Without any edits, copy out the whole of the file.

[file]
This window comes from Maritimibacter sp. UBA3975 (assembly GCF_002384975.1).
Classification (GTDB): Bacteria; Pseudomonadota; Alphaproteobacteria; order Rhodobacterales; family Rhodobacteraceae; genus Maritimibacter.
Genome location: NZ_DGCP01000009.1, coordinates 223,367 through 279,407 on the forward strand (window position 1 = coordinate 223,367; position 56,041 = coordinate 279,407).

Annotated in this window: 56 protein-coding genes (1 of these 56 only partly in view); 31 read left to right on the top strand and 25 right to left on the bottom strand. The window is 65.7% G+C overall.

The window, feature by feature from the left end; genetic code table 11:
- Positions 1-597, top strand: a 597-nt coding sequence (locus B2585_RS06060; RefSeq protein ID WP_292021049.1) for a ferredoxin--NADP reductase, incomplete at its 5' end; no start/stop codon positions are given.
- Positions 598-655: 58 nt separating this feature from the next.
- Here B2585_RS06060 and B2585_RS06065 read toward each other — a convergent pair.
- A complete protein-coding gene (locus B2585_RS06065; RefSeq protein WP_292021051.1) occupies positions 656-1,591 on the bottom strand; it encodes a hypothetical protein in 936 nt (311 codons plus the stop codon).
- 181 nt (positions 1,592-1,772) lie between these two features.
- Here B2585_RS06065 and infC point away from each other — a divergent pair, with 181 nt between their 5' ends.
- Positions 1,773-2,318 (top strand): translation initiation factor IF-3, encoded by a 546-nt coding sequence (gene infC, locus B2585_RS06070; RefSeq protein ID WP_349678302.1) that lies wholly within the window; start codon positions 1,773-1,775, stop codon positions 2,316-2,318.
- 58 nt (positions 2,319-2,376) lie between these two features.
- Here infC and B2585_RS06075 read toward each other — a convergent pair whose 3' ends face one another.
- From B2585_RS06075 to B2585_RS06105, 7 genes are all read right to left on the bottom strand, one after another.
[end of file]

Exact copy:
This window comes from Maritimibacter sp. UBA3975 (assembly GCF_002384975.1).
Classification (GTDB): Bacteria; Pseudomonadota; Alphaproteobacteria; order Rhodobacterales; family Rhodobacteraceae; genus Maritimibacter.
Genome location: NZ_DGCP01000009.1, coordinates 223,367 through 279,407 on the forward strand (window position 1 = coordinate 223,367; position 56,041 = coordinate 279,407).

Annotated in this window: 56 protein-coding genes (1 of these 56 only partly in view); 31 read left to right on the top strand and 25 right to left on the bottom strand. The window is 65.7% G+C overall.

The window, feature by feature from the left end; genetic code table 11:
- Positions 1-597, top strand: a 597-nt coding sequence (locus B2585_RS06060; RefSeq protein ID WP_292021049.1) for a ferredoxin--NADP reductase, incomplete at its 5' end; no start/stop codon positions are given.
- Positions 598-655: 58 nt separating this feature from the next.
- Here B2585_RS06060 and B2585_RS06065 read toward each other — a convergent pair.
- A complete protein-coding gene (locus B2585_RS06065; RefSeq protein WP_292021051.1) occupies positions 656-1,591 on the bottom strand; it encodes a hypothetical protein in 936 nt (311 codons plus the stop codon).
- 181 nt (positions 1,592-1,772) lie between these two features.
- Here B2585_RS06065 and infC point away from each other — a divergent pair, with 181 nt between their 5' ends.
- Positions 1,773-2,318 (top strand): translation initiation factor IF-3, encoded by a 546-nt coding sequence (gene infC, locus B2585_RS06070; RefSeq protein ID WP_349678302.1) that lies wholly within the window; start codon positions 1,773-1,775, stop codon positions 2,316-2,318.
- 58 nt (positions 2,319-2,376) lie between these two features.
- Here infC and B2585_RS06075 read toward each other — a convergent pair whose 3' ends face one another.
- From B2585_RS06075 to B2585_RS06105, 7 genes are all read right to left on the bottom strand, one after another.